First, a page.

For the candidates, the day had begun optimistically. Dressed mostly in sport coats and ties, with party buttons pinned to their lapels, they said they had accepted the electoral commission invitation to participate in Operation Access in hopes that they could campaign, however briefly, in Phola Park and neighboring Thokoza township.
Those communities, long flash points for violence, have been relatively calm since army troops replaced police in the region. But campaigning by any party other than the ANC has been impossible.
Asked if the black-based Pan-Africanist Congress had an office in the region, Mosothe Petlane, the party's 26-year-old candidate, just laughed. "It would be burned in less than five minutes, my friend," he said.
Similarly, the National Party, dogged by the legacy of apartheid created by De Klerk's predecessors, and even the liberal Democratic Party had been afraid to campaign there. But party representatives thought Operation Access might give them the chance to carry their message to township residents.
"I have a wife and kids, and I don't want to jeopardize their future by campaigning there," explained John Barrington, 48, a white businessman representing the small Federal Party. "But I'm here today because I want to do something to help their future too."
Gathered in one van on the drive to Phola Park, the candidates held a loud, impromptu and friendly political debate. Then the convoy drove slowly through Thokoza and the candidates, remaining inside vans, delivered their brief messages over loudspeakers. Most promised better housing and living conditions for residents, who lined the road where hundreds have died in internecine fighting over the years.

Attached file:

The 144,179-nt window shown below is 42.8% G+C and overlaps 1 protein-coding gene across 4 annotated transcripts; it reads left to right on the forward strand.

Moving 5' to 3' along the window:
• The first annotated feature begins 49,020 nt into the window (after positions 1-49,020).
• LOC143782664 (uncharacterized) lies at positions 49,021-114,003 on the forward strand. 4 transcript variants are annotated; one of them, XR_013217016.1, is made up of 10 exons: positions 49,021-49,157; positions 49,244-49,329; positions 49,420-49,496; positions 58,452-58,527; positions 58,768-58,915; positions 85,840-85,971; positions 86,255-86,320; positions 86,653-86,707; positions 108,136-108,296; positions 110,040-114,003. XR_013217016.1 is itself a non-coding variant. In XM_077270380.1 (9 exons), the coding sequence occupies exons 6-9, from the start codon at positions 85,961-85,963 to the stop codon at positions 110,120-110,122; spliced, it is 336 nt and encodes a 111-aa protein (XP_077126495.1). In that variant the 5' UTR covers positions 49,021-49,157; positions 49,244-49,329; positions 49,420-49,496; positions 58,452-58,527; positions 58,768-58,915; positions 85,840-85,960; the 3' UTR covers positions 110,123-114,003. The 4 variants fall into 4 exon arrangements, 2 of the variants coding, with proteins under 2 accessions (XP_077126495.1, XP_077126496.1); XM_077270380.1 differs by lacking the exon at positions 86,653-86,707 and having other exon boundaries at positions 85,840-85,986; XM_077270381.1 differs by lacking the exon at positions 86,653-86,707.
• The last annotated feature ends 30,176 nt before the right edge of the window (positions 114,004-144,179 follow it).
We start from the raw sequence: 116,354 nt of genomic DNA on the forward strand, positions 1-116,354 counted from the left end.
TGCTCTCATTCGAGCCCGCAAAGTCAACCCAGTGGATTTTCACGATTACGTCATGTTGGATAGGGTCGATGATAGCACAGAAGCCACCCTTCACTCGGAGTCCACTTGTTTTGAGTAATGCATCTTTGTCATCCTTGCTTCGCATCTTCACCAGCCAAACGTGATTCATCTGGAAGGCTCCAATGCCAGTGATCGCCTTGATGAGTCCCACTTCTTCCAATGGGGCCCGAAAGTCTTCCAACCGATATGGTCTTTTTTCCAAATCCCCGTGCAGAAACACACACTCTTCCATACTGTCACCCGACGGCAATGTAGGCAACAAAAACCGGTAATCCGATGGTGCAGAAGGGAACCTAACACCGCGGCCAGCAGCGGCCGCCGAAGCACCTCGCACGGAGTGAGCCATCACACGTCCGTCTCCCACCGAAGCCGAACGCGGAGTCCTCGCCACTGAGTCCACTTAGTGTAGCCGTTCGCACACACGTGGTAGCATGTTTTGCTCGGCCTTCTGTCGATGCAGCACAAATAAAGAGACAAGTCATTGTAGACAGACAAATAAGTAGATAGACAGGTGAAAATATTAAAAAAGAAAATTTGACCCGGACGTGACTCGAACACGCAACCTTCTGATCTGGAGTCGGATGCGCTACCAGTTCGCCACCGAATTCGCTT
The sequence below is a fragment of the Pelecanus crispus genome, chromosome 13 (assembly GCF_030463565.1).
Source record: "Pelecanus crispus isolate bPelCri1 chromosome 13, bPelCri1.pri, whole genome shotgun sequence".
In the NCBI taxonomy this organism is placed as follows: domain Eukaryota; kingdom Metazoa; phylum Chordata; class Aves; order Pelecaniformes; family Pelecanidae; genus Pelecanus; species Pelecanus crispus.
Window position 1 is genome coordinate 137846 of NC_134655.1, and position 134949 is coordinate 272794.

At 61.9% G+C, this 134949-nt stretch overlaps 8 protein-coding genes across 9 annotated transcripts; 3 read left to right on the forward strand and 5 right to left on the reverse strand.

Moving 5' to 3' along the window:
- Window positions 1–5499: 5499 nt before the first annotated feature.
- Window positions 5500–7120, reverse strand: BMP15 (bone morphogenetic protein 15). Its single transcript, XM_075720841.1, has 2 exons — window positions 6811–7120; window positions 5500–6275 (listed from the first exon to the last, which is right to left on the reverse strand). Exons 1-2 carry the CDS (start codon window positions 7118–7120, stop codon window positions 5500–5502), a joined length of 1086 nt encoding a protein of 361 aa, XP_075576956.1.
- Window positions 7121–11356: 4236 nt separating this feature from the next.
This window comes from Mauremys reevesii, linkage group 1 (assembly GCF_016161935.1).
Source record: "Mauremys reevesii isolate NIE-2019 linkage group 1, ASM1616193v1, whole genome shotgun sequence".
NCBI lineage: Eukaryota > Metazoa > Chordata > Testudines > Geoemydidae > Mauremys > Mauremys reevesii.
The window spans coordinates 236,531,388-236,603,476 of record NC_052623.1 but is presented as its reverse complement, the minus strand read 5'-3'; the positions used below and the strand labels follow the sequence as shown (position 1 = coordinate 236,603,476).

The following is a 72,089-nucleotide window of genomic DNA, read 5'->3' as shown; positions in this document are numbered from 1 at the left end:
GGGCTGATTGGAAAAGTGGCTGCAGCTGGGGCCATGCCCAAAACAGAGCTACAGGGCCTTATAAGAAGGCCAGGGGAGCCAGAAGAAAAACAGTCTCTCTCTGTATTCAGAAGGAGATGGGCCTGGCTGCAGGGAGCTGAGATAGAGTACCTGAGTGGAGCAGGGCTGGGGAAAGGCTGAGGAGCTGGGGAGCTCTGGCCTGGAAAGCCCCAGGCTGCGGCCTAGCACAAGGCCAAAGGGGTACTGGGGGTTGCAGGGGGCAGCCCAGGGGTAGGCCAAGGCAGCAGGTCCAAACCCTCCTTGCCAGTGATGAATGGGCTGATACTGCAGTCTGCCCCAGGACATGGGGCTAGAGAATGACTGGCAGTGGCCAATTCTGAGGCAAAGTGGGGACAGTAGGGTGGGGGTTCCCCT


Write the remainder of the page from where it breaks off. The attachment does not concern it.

"If you want to get out of your shacks, vote PAC," Petlane said over the speakers.
William Mnisi, the Democratic Party candidate, promised new houses too. "And we'll see to it that people get a living wage," he added.
A few spectators shouted "Go away!" but most, like Dora Mamphati, who emerged from her house with her eight children to watch, listened quietly. "This is a good thing," she said. "I watch the candidates on television, but I like this campaigning."
But when the convoy arrived at Phola Park, a militant shack settlement where Winnie Mandela's firebrand politics is warmly embraced, the mood changed. Several hundred ANC supporters were waiting and grew angry when they learned that the ANC had turned down its invitation to join the convoy and that National Party candidates were present.
"They said that this place was created by apartheid and that there was no way they could allow the National Party or any other party to campaign here," Chuwe said.
Told by army officers that their safety could no longer be guaranteed, the candidates chose to leave without making their speeches.
"This is just a symptom of the problems we have when one party has gained control of an area," said Helen Suzman, a respected liberal South African and member of the electoral commission. "We are trying to break that down. We don't want any 'no-go' areas."
Added Barrington, the Federal Party candidate, "What happened today was a disgrace to democracy."